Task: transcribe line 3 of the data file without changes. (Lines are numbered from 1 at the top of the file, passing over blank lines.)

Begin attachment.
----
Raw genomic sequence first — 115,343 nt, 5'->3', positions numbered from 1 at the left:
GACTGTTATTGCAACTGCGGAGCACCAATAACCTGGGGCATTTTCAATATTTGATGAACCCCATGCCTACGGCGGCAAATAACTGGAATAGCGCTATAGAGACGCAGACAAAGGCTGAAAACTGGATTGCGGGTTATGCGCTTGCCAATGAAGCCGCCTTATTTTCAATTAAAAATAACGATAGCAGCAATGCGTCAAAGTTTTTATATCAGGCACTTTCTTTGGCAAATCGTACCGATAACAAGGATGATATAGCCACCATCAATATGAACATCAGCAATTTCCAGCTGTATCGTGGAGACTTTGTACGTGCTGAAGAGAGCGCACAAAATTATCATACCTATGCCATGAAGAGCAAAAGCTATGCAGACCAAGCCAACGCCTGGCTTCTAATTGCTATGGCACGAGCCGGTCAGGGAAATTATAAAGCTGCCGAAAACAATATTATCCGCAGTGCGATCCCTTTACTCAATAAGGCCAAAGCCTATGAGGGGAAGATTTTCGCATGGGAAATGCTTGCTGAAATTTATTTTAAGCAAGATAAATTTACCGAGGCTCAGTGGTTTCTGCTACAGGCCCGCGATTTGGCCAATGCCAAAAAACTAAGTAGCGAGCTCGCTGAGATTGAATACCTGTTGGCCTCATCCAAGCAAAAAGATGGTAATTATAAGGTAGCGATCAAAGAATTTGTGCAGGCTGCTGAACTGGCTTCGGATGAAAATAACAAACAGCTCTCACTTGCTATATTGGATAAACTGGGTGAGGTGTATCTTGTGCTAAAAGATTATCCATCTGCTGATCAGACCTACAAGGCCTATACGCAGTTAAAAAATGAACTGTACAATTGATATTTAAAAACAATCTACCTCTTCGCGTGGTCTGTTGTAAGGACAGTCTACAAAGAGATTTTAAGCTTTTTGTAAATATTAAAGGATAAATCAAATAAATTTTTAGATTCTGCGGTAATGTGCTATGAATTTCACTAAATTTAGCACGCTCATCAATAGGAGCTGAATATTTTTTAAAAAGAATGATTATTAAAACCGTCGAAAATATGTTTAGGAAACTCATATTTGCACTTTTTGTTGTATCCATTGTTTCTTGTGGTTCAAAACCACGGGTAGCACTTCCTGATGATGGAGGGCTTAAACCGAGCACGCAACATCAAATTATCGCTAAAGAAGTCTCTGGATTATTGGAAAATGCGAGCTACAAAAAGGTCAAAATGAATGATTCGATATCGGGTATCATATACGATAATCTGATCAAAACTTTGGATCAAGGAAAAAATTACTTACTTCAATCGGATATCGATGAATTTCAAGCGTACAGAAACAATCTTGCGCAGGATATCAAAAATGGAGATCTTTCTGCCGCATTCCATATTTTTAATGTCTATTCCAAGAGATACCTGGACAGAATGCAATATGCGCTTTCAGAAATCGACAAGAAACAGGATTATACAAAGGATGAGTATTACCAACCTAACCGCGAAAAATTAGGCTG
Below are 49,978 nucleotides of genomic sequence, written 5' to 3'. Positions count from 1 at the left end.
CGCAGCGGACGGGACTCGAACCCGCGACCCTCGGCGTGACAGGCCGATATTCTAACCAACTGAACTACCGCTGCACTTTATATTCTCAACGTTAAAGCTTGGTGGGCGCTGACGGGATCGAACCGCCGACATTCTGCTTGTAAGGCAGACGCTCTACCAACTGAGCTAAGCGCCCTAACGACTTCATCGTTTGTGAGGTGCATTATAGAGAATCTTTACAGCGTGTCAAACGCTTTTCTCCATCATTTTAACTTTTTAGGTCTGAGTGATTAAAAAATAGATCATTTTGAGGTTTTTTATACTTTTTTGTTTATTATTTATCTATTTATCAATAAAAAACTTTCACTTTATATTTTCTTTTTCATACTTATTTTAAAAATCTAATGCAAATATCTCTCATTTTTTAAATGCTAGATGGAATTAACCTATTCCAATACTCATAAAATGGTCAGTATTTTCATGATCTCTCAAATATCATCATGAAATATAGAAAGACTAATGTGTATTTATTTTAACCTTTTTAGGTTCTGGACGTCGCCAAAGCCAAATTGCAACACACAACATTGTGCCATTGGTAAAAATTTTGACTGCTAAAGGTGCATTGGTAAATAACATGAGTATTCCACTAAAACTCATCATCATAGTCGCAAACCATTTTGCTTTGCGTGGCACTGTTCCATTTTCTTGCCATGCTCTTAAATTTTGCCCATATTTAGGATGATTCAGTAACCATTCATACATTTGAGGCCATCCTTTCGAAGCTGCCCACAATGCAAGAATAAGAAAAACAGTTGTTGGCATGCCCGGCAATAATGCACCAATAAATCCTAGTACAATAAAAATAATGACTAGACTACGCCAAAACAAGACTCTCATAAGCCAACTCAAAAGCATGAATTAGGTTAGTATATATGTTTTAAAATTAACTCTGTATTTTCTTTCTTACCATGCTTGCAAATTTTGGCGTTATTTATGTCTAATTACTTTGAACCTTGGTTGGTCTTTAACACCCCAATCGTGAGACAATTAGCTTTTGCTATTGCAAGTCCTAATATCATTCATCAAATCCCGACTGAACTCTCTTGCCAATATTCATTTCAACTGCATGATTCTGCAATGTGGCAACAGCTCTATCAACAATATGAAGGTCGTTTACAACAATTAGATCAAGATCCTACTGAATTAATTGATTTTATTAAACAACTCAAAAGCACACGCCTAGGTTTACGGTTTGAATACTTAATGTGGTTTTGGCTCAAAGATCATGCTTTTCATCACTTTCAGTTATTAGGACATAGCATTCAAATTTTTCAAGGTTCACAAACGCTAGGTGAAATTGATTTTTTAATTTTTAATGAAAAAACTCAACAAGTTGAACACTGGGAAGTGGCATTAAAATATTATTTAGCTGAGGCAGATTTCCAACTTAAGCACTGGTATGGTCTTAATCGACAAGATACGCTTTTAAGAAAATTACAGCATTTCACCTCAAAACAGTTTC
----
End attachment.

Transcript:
Below are 49,978 nucleotides of genomic sequence, written 5' to 3'. Positions count from 1 at the left end.